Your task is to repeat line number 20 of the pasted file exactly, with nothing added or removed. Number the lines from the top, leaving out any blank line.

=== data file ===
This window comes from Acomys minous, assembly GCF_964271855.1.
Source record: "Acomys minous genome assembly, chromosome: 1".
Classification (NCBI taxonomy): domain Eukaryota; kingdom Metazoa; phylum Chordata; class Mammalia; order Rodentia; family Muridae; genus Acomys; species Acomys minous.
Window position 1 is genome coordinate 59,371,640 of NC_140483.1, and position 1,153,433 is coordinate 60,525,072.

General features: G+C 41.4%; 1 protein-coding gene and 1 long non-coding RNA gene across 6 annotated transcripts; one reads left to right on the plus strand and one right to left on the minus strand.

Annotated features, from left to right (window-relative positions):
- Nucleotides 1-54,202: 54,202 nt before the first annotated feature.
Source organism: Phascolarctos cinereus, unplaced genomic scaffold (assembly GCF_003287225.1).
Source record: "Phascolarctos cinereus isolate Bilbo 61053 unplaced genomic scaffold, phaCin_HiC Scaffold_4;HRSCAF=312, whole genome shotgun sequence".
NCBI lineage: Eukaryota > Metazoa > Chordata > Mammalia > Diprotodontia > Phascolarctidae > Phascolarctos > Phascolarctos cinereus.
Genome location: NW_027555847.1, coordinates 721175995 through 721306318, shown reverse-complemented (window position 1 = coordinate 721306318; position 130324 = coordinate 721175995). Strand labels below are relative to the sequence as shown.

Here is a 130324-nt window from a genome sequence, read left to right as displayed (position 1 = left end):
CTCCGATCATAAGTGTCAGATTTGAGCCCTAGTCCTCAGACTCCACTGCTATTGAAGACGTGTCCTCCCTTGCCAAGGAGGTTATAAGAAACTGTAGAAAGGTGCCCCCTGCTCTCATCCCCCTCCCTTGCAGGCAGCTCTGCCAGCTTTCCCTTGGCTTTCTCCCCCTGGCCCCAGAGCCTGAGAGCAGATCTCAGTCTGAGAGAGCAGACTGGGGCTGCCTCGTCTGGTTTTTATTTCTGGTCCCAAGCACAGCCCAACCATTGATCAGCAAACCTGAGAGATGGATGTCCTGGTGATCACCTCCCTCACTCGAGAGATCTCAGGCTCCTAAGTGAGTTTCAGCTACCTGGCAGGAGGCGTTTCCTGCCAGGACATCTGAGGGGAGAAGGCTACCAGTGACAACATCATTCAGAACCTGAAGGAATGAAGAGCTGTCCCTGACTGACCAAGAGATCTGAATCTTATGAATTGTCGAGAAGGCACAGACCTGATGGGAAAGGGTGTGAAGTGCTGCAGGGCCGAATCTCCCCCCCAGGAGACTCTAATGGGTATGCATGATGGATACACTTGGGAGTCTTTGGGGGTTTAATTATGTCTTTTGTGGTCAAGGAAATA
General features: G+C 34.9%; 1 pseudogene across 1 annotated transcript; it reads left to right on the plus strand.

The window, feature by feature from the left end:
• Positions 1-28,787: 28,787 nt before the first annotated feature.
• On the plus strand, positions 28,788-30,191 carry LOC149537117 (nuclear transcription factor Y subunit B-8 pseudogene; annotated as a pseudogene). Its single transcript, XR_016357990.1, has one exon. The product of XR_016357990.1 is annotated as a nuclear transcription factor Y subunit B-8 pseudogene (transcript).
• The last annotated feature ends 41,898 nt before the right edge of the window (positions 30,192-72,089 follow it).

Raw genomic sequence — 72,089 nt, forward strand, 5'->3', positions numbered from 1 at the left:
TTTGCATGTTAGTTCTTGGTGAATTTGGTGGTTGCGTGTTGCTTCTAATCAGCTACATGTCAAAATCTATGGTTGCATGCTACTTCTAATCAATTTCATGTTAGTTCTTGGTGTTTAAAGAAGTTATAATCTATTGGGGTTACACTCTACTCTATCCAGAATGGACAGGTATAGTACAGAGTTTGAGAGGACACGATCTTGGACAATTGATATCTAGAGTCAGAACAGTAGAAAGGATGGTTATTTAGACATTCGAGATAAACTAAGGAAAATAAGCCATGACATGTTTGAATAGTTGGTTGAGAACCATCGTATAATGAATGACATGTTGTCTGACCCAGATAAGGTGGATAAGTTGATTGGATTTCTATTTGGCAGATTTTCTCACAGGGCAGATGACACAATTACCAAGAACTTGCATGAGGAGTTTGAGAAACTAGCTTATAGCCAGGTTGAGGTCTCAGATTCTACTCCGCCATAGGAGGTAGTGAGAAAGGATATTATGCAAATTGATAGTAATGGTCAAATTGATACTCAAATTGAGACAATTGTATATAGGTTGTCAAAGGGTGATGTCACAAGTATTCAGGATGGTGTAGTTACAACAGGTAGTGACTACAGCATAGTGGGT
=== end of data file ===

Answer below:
TTTGCATGTTAGTTCTTGGTGAATTTGGTGGTTGCGTGTTGCTTCTAATCAGCTACATGTCAAAATCTATGGTTGCATGCTACTTCTAATCAATTTCATGTTAGTTCTTGGTGTTTAAAGAAGTTATAATCTATTGGGGTTACACTCTACTCTATCCAGAATGGACAGGTATAGTACAGAGTTTGAGAGGACACGATCTTGGACAATTGATATCTAGAGTCAGAACAGTAGAAAGGATGGTTATTTAGACATTCGAGATAAACTAAGGAAAATAAGCCATGACATGTTTGAATAGTTGGTTGAGAACCATCGTATAATGAATGACATGTTGTCTGACCCAGATAAGGTGGATAAGTTGATTGGATTTCTATTTGGCAGATTTTCTCACAGGGCAGATGACACAATTACCAAGAACTTGCATGAGGAGTTTGAGAAACTAGCTTATAGCCAGGTTGAGGTCTCAGATTCTACTCCGCCATAGGAGGTAGTGAGAAAGGATATTATGCAAATTGATAGTAATGGTCAAATTGATACTCAAATTGAGACAATTGTATATAGGTTGTCAAAGGGTGATGTCACAAGTATTCAGGATGGTGTAGTTACAACAGGTAGTGACTACAGCATAGTGGGT